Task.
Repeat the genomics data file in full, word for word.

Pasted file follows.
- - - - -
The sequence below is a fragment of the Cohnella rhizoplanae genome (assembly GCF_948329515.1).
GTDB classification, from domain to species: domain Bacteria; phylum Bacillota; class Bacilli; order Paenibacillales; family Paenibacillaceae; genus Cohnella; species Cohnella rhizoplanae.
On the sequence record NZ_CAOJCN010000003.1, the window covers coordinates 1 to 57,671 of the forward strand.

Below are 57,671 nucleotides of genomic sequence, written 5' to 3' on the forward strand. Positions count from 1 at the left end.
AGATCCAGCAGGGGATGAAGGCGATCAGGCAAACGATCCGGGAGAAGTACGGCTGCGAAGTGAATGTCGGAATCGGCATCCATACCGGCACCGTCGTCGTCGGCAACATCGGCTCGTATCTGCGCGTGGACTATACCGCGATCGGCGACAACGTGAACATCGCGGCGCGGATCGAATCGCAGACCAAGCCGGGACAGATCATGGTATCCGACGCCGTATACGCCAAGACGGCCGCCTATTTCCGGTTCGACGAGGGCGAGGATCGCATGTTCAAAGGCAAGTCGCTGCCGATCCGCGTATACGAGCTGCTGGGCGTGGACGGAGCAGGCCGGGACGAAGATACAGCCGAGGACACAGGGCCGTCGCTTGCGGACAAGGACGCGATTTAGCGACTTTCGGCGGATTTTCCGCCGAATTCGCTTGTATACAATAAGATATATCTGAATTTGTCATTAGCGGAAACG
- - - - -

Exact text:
The sequence below is a fragment of the Cohnella rhizoplanae genome (assembly GCF_948329515.1).
GTDB classification, from domain to species: domain Bacteria; phylum Bacillota; class Bacilli; order Paenibacillales; family Paenibacillaceae; genus Cohnella; species Cohnella rhizoplanae.
On the sequence record NZ_CAOJCN010000003.1, the window covers coordinates 1 to 57,671 of the forward strand.

Below are 57,671 nucleotides of genomic sequence, written 5' to 3' on the forward strand. Positions count from 1 at the left end.
AGATCCAGCAGGGGATGAAGGCGATCAGGCAAACGATCCGGGAGAAGTACGGCTGCGAAGTGAATGTCGGAATCGGCATCCATACCGGCACCGTCGTCGTCGGCAACATCGGCTCGTATCTGCGCGTGGACTATACCGCGATCGGCGACAACGTGAACATCGCGGCGCGGATCGAATCGCAGACCAAGCCGGGACAGATCATGGTATCCGACGCCGTATACGCCAAGACGGCCGCCTATTTCCGGTTCGACGAGGGCGAGGATCGCATGTTCAAAGGCAAGTCGCTGCCGATCCGCGTATACGAGCTGCTGGGCGTGGACGGAGCAGGCCGGGACGAAGATACAGCCGAGGACACAGGGCCGTCGCTTGCGGACAAGGACGCGATTTAGCGACTTTCGGCGGATTTTCCGCCGAATTCGCTTGTATACAATAAGATATATCTGAATTTGTCATTAGCGGAAACG